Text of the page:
Developer: Agatsuma Entertainment
One of developer Treasure’s most beloved games is a beat ‘em up from the Sega Saturn known as Guardian Heroes. If that title sounds a bit familiar, it totally should, since it recently had an excellent HD conversion on current consoles. As far as beat ‘em up’s go, Guardian Heroes has remained one of the best over the past decade and a half, with little to no actual competition. But Code of Princess, debuting on the Nintendo 3DS from fan favorite publisher Atlus, developed by Agatsuma Entertainment, certainly tries to give it a run for its money. And with good reason, as it’s partly developed by folks who had a hand in Guardian Heroes, and plays a lot like you’d expect a spiritual successor of sorts would. In fact, a lot of its mechanics are downright identical, in all the right ways.
The game revolves around heroine Solange, who has the ability to wield the magical blade called DeLuxcalibur. When her castle gets overrun by the bad guys, Solange partners up with thief Ali, and sets off to turn certain wrongs right again. Along the way she’ll meet a whole host of wildly designed, and very cool looking characters. These include Zozo, a necromancer renting out a body composed out of rotting parts, and wannabe sage/guitarist Allegro. There’s a lot more that will fill out the main cast, plus dozens of additional characters and monsters that are playable outside of the campaign, via the bonus quests and vs. modes.
Gameplay revolves around a 2D stage that is short lived, typically pitting you against a certain number of enemies in order to clear said stage and move on. There’s a whole lot of stages that make up the main campaign, but most are fairly short in length, offering up not much more than a couple of minutes playtime. This helps to make Code of Princess perfect for the portable market, ensuring you can buzz through a few stages during your commutes and work time breaks without feeling like you’ve been left hanging in the middle of something important.
These 2D stages tend to be open ended, and while small, offering up five different horizontal “rails” to jump back and forth between. Some strategy comes from switching rails to avoid getting overwhelmed by monsters, but you’ll quickly find that the difficulty in Code of Princess is hardly what you’d label as harsh, and even if you do have a bit of trouble, it’s easy enough to grind out a few additional levels and stat increases to overcome anything the game throws your way. It’s one of the few negatives I’d level at the game, and despite the massive amount of content via unlockable characters, a leveling system that goes to 99, lots of unlockable equipment, and a number of bonus stages in addition to the campaign, the majority of the content featured is so easy to finish that you will find yourself getting pretty burned out on the game if you try to just buzz through it quickly.
From a visual standpoint, Code of Princess looks pretty great in motion, but I can’t quite shake the feeling that the game seems to chug at different points when a whole lot of characters are on screen at once. The game has apparently had some framerate fixes introduced prior to being ported to North America, but I still felt like things looked awful sluggish on screen at certain times. It’s not so much that it becomes unplayable or unresponsive, but it’s not nearly as fluid as I would prefer out of this type of game. This is a bit more evident if you opt to stick to Solange as a main character, who plays a little slower than most of the cast in general, but something definitely feels off.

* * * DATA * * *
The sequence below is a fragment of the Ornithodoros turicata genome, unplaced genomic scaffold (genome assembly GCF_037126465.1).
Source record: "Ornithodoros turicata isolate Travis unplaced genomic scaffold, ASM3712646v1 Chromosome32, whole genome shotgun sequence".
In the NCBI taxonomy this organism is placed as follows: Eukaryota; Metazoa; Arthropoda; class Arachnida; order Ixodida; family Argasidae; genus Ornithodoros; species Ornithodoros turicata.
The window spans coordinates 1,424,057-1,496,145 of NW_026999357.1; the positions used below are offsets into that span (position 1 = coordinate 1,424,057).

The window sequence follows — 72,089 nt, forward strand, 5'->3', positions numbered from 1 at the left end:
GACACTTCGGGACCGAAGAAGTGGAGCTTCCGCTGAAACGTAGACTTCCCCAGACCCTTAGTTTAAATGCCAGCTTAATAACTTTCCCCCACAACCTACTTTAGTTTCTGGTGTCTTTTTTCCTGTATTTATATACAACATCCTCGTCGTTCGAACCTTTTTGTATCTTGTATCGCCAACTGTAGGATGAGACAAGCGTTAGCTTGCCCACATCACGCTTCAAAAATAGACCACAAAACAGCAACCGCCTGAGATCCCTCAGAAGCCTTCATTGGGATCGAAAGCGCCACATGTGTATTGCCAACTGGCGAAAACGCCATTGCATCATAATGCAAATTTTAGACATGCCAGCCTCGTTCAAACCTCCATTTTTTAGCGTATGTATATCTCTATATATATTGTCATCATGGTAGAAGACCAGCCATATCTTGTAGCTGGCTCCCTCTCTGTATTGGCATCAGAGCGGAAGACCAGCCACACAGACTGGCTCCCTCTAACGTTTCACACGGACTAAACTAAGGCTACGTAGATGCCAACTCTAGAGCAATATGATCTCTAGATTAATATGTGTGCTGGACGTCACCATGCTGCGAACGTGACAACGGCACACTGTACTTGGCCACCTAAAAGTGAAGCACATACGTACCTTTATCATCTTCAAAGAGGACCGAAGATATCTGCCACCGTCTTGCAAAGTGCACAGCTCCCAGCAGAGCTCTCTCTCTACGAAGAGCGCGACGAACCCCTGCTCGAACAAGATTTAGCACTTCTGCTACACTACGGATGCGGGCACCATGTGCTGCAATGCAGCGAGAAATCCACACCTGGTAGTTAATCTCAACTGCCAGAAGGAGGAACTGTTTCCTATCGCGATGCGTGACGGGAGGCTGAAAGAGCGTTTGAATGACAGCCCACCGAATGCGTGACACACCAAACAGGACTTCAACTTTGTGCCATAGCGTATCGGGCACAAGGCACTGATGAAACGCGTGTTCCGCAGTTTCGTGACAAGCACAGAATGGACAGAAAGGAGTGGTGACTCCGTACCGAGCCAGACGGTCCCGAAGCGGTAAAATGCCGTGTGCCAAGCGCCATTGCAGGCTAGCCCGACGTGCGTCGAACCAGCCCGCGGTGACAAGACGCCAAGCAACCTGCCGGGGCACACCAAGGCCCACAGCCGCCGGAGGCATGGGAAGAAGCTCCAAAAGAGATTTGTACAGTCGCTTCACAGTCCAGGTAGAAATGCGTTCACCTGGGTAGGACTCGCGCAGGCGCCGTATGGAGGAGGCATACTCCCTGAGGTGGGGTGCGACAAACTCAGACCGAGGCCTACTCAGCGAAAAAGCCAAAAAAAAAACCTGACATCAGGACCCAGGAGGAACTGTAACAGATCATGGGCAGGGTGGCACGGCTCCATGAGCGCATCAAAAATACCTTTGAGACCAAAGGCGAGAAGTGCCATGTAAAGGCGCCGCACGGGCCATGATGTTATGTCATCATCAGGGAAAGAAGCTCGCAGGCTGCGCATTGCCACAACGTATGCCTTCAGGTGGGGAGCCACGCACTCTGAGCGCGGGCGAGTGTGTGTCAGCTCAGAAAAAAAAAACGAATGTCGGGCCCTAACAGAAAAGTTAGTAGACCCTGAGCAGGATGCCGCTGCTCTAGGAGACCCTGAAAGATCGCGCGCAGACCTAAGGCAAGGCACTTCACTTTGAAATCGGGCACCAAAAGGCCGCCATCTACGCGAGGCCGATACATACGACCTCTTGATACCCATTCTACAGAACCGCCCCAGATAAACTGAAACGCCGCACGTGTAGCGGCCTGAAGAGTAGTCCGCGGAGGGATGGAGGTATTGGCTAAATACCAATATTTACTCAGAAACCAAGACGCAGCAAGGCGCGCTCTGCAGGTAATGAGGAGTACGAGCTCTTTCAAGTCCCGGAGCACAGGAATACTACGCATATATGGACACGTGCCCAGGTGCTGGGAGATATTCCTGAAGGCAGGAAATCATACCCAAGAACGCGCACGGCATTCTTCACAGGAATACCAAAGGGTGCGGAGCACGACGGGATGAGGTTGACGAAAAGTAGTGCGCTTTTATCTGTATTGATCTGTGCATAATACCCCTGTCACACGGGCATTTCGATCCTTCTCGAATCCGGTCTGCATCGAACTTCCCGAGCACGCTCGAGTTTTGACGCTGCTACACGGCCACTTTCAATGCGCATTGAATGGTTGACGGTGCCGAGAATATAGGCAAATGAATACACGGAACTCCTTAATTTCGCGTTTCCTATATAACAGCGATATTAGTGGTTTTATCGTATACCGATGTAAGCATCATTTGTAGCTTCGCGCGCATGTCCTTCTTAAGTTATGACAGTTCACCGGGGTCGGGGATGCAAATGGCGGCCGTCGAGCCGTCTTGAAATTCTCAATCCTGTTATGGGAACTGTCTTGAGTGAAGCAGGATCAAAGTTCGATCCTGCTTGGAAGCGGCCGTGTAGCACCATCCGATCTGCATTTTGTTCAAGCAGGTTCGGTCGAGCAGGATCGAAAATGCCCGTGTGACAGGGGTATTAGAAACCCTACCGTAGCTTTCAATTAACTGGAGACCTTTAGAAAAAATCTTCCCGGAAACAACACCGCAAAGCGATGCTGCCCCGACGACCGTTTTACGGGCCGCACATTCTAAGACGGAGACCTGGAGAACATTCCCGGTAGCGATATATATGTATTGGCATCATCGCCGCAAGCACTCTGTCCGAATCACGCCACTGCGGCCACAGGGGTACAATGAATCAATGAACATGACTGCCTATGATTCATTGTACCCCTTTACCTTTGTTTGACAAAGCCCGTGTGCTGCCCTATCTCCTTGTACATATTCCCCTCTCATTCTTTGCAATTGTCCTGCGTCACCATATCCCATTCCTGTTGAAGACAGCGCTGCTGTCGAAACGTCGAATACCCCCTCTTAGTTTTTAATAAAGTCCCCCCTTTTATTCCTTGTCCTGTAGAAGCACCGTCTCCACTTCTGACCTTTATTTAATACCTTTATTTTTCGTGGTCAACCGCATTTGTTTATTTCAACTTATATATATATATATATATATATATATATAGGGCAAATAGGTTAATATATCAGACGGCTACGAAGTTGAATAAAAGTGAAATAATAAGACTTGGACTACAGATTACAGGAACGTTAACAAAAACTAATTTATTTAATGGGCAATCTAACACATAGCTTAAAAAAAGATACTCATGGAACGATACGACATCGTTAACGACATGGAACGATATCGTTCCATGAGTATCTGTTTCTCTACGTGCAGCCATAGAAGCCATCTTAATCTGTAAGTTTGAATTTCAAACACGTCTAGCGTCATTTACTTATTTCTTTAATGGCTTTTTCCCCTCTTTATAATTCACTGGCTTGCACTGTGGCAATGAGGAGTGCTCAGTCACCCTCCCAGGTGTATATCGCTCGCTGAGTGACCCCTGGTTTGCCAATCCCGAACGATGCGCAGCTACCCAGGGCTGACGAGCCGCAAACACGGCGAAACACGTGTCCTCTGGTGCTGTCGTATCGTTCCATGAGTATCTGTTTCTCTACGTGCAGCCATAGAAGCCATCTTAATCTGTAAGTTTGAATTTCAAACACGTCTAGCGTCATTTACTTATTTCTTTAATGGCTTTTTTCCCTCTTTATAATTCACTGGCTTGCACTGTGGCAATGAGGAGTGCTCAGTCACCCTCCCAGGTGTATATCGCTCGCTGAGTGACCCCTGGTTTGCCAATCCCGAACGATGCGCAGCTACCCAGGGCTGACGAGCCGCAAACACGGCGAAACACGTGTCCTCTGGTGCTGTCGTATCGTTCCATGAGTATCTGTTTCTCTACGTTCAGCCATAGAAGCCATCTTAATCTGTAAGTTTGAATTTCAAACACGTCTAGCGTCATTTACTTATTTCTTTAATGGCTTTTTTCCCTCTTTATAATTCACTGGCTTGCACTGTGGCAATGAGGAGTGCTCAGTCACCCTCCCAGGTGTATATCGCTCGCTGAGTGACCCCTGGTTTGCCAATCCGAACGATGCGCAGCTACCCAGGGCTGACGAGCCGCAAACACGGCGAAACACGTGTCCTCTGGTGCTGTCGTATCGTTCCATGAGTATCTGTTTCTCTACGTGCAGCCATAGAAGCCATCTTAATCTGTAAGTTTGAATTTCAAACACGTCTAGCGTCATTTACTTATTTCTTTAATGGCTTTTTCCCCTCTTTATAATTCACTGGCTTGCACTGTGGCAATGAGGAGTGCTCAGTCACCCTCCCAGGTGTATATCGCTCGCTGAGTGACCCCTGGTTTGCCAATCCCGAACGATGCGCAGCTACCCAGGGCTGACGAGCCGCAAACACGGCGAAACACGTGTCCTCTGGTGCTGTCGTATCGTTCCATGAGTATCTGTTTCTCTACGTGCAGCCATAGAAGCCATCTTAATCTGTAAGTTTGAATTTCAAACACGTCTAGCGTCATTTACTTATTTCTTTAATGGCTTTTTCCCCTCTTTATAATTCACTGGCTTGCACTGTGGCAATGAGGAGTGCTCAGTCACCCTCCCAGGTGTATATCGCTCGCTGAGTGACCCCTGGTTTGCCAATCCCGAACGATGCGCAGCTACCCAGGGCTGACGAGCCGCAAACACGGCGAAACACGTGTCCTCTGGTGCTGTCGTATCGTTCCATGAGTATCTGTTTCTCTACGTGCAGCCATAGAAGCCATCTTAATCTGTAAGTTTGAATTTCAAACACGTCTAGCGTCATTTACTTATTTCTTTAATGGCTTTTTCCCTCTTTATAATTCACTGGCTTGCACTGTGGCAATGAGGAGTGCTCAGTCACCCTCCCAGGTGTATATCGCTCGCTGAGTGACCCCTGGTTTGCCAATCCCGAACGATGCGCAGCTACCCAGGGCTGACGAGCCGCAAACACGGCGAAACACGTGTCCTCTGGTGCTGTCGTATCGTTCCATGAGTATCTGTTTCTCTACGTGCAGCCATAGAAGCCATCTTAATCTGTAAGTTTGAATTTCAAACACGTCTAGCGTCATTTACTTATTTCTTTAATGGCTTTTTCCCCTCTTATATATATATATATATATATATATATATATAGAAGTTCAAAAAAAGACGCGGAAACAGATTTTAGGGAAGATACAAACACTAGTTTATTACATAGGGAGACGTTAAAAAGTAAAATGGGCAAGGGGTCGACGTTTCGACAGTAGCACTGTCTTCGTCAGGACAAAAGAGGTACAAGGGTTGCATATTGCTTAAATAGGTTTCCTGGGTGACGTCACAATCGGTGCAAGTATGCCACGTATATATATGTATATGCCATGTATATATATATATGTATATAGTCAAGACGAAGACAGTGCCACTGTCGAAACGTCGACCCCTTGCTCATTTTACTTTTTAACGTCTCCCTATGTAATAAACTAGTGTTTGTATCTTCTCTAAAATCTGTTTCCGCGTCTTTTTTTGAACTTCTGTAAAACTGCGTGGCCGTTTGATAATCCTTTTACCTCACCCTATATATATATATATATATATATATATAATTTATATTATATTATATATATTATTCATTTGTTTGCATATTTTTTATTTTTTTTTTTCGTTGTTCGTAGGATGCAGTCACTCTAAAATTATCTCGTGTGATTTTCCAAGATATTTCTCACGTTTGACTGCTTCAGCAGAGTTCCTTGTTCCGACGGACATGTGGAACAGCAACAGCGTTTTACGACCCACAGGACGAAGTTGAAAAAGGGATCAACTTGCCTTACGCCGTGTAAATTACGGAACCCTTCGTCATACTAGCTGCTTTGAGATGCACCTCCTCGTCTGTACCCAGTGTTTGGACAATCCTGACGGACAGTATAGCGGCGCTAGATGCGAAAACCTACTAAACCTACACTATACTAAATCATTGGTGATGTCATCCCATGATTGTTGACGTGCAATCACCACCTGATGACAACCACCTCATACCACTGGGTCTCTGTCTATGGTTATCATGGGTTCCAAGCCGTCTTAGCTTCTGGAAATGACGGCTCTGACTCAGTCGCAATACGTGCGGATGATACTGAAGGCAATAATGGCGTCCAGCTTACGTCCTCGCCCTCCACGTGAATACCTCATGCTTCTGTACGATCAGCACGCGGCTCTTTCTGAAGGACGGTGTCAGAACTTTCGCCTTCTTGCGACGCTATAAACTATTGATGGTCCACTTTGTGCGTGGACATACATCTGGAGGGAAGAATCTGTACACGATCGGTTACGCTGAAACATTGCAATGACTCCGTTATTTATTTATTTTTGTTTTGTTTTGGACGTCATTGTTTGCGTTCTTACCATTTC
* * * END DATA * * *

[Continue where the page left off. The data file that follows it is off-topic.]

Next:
Outside of some sluggishness, the game looks pretty beautiful in motion. Characters animate nicely, and all have their own little range of motion and idle animations that set them apart from one another. And the enemy/character design here is top notch overall. It does feature a bit of cheesecake in the form of the scantily clad Solange, but don’t be deceived by her look alone, as the game is hardly all about large breasted anime babes in little to no armor. The character designs are so varied that you’ll have a hard time picking a favorite out of the cast, and will certainly find yourself wanting to sample each new character as they unlock.
Likewise, Code of Princess features an equally top-notch soundtrack, and decent enough voice over work to boot. The localization as a whole feels pretty good, and the game is certainly filled with light humor and tongue in cheek moments that keep the multitude of short cutscenes interesting enough to watch and not skip. It never takes itself that seriously, and benefits from its light-hearted approach to fantasy tropes.
One aspect that Code of Princess does have some difficulty with, unfortunately, is its online play. My experience with online connections in Code of Princess have been decidedly poor, featuring matches that are often filled with huge amounts of crippling lag, offering little to no reason to even connect via the internet to other players. This is exacerbated by more players joining in, and while things might be a bit playable with just yourself and a friend, every time another player joins the overall experience is definitely lessened. There’s some hope that this could be fixed, via a patch possibly, but as it stands now Code of Princess is largely unplayable online.
However, as a single player experience, Code of Princess is absolutely worth checking out. I really, really enjoyed this particular beat em’ up, and while it does strongly resemble Guardian Heroes, it borrows all the elements necessary to make for a really great, spiritual follow-up of sorts to Treasure’s cult classic. There’s a hefty number of characters and stages to check out, lots of optional side content, and the addition of individualized move sets, special abilities, full stat customization, and more which make for a fun and rewarding throwback to old school beat ‘em up fun.